Patient-Engaged Research: A Conversation with Crystal Chin

As a former patient and current Patient Advisor with Holland Bloorview Kids Rehabilitation Hospital, Crystal Chin collaborates with Ontario’s health care leaders to ensure that the patient voice is part of the conversation. Crystal has a deep understanding of the importance of patient engagement in research—and she sat down with Catalyst to share her insights.

Crystal Chin: patient, advisor, collaborator

Diagnosed with spastic diplegia cerebral palsy when she was 8-months-old, Crystal Chin understands the patient experience. After immigrating to Canada from Taiwan at age 10, she began receiving care from the nurses, physicians and health care allies at SickKids and Holland Bloorview Kids Rehabilitation Hospital. Bright, insightful and passionate, Crystal began to take on advisory roles in several organizations throughout her mid-teens, beginning with her former role as the Co-Chair of the Youth Advisory Committee at Holland Bloorview. Only in her 20’s, she has made significant contributions to improving patient engagement and care delivery through her efforts at such organizations as Holland Bloorview, Health Quality Ontario, The Change Foundation, Patients Canada, and the Ontario Brain Institute. Crystal’s influential work as an advisor and her insight into the patient experience have underscored her role as an advocate for other patients in the Ontario health system. She is frequently sought after to be a conference speaker and panelist, and earlier this year, she was named as one of The Change Foundation’s 20 faces of change.

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Crystal Chin. Photography courtesy of Holland Bloorview Kids Rehabilitation Hospital.

As a patient herself, Crystal has always been engaged in health care at a clinical level, and getting involved in research was a natural extension. Since 2013, Crystal has been a Patient Advisor on the Research Family Engagement Committee at Holland Bloorview Kids Rehabilitation Hospital, where she brings the patient voice to new research initiatives, helping to ensure that engagement is meaningful to both researchers and patients—the people to whom it matters most.

Catalyst: What makes patient-engagement in research meaningful?

“The Research Family Engagement Committee meets once a month to advise researchers on areas where their research may not be meaningful to the actual patients who will benefit. For example, in order to be meaningful for patients, research should be accessible. A researcher seeking patient participation three times a week at 7:30 am may be inadvertently creating barriers to patient engagement. The patient voice brings equilibrium to research, and increases its efficiency by pointing out potential roadblocks that researchers may not see. Patient engagement is meaningful when we co-design the research process and structures to ensure that they are suitable, useful, and accessible to patients.”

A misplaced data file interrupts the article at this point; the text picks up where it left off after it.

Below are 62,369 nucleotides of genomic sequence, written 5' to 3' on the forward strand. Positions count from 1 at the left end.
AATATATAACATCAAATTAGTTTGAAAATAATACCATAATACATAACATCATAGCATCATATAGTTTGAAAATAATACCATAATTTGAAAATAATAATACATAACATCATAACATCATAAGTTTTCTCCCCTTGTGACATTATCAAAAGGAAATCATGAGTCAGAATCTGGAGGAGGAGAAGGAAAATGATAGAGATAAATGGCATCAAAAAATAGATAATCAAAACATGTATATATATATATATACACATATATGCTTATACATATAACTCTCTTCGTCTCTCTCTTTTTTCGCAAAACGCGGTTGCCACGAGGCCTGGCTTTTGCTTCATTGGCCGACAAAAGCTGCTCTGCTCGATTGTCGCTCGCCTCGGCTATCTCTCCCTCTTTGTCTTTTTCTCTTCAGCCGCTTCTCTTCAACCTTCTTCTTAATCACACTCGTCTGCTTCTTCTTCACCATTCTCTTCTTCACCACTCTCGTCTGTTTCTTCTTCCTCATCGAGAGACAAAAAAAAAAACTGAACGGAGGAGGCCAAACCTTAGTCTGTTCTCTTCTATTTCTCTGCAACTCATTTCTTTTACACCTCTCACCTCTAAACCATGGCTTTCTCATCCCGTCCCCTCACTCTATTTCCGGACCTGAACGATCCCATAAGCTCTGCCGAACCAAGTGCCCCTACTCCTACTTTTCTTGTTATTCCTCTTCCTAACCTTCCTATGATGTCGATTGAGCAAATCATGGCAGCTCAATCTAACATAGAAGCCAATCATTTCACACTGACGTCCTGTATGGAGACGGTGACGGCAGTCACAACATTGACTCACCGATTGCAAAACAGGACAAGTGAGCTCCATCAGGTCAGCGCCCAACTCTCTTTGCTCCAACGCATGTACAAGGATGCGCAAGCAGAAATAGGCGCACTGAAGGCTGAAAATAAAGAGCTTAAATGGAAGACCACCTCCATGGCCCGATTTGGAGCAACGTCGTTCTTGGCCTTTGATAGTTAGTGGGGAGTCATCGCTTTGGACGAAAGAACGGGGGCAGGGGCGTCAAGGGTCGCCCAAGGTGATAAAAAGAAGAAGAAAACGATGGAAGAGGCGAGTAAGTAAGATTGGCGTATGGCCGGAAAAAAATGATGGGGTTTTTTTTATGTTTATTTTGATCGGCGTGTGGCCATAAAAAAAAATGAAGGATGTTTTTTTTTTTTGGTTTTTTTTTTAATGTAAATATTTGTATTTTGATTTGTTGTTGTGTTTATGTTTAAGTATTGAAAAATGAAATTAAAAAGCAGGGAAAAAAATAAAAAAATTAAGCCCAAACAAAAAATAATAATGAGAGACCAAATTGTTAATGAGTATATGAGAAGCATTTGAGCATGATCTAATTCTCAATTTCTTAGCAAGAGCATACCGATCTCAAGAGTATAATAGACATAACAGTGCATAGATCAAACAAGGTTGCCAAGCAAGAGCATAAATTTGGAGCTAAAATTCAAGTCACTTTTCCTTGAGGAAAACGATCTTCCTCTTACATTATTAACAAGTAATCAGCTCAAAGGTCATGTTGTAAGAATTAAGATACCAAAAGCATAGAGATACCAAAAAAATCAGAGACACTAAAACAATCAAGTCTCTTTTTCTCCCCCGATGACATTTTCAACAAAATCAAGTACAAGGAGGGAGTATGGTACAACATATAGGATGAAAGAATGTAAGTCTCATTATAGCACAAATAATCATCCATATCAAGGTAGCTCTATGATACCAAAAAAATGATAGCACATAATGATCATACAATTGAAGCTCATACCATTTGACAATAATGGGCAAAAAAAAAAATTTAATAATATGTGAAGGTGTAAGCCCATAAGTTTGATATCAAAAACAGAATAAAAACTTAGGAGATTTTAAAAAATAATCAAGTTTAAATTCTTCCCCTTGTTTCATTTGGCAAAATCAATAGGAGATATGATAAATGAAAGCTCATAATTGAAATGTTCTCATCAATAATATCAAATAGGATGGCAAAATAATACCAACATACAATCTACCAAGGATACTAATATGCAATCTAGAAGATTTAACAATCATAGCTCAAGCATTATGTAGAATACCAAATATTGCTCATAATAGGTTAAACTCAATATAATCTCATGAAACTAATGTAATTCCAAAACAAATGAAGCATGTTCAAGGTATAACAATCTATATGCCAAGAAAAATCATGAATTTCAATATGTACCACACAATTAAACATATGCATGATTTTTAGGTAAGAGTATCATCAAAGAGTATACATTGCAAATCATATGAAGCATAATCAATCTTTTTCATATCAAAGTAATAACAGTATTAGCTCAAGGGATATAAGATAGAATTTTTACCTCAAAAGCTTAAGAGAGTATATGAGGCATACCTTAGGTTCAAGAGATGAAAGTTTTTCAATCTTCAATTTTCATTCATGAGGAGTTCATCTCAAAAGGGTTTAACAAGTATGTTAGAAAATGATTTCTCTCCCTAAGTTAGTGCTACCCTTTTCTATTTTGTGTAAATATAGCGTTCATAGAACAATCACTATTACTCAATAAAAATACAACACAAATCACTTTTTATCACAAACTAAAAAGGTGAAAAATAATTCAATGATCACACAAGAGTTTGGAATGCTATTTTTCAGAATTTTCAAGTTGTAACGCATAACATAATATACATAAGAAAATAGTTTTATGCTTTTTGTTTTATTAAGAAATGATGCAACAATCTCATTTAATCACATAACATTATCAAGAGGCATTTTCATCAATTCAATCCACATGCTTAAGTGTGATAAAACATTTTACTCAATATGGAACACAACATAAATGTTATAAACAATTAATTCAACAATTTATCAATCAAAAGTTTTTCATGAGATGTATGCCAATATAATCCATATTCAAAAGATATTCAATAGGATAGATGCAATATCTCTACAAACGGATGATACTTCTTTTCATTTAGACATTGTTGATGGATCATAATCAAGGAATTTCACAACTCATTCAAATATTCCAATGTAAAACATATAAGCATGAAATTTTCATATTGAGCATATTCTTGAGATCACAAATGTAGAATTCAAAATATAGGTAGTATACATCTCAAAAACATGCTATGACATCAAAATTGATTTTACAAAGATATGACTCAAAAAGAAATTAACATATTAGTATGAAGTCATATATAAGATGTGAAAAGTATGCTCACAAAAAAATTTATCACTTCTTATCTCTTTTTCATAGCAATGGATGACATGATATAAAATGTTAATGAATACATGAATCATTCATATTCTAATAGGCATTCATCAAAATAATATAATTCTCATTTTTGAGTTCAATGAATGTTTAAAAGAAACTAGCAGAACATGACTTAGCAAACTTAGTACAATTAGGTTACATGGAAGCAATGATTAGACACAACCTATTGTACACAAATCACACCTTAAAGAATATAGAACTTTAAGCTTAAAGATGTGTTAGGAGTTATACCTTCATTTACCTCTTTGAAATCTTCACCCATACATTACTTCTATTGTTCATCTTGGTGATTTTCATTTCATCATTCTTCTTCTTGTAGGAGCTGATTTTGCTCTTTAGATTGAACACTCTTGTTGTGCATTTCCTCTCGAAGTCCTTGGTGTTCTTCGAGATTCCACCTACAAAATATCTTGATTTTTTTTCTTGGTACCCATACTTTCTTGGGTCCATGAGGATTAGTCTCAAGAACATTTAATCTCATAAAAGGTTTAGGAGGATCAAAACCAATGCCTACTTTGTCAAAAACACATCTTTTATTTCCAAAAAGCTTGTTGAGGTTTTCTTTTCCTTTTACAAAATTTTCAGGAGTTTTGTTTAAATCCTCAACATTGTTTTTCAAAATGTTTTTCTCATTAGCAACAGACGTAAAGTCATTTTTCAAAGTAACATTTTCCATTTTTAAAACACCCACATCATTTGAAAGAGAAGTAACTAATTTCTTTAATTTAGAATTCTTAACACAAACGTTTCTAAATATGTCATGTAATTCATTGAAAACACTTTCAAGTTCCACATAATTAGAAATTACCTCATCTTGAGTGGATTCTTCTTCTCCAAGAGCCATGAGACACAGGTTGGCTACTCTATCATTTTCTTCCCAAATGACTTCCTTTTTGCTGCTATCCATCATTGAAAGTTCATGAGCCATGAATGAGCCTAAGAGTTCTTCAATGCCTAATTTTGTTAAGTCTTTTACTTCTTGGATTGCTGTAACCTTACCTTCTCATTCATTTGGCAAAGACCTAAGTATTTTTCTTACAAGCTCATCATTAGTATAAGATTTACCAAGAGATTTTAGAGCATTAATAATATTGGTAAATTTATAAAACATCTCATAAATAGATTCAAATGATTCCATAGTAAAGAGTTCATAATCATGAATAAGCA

Catalyst: Does patient engagement in the research agenda require a different approach than patient engagement in clinical care?

“Clinical care and research have differences, but the larger concepts apply to both. For example, driving a car is different from driving a minivan, but conceptually they are the same. In both cases, we are driving, but the sightlines are different, the blind spots are different, and in one case we have more people in the vehicle. Clinical care is more individual and personal, and physicians have the opportunity to engage with their patients directly. On the other hand, research deals with entire demographics—not just with one child with diabetes, but with all children in Ontario with diabetes. In that sense, it requires different considerations and education, and deeper analysis. Despite these differences, however, to engage patients in the research agenda, the overall approach remains the same. In both cases, we need to ensure that the patient voice is the foundation that informs the work.”


Crystal Chin. Photography courtesy of Holland Bloorview Kids Rehabilitation Centre.

Catalyst: What advice do you have for patients looking to engage in health research?

“Health research can involve nuanced language, questions of ethics, and technical methods that can be intimidating for patients looking to get involved, but you don’t need to have a PhD in policy or medicine to be a patient or a patient advisor. Lived experience—a patient or care giver’s narrative—is a valid information source for informing the health research agenda. With new initiatives such as Patients First: Action Plan for Health Care, the health care system is on its way in to embracing the patient voice more fully, and I look forward to collaborating further as we move forward.”

Moving forward with patient engagement

We have seen an evolution in how we think about patient engagement in health research and care. At one time, we though that researchers and care providers were doing things to patients. We later reformed our understanding that they were doing things for patients. Today, we are starting to think about health research and patient care as a collaborative effort with patients, carrying the patient voice through from the clinic to the lab bench. Meaningful patient engagement improves efficiency and informs quality in health research, leading to more meaningful outcomes for patients. It’s important to have people like Crystal Chin bringing the patient perspective not just to the health care system in Ontario, but also to the research agenda.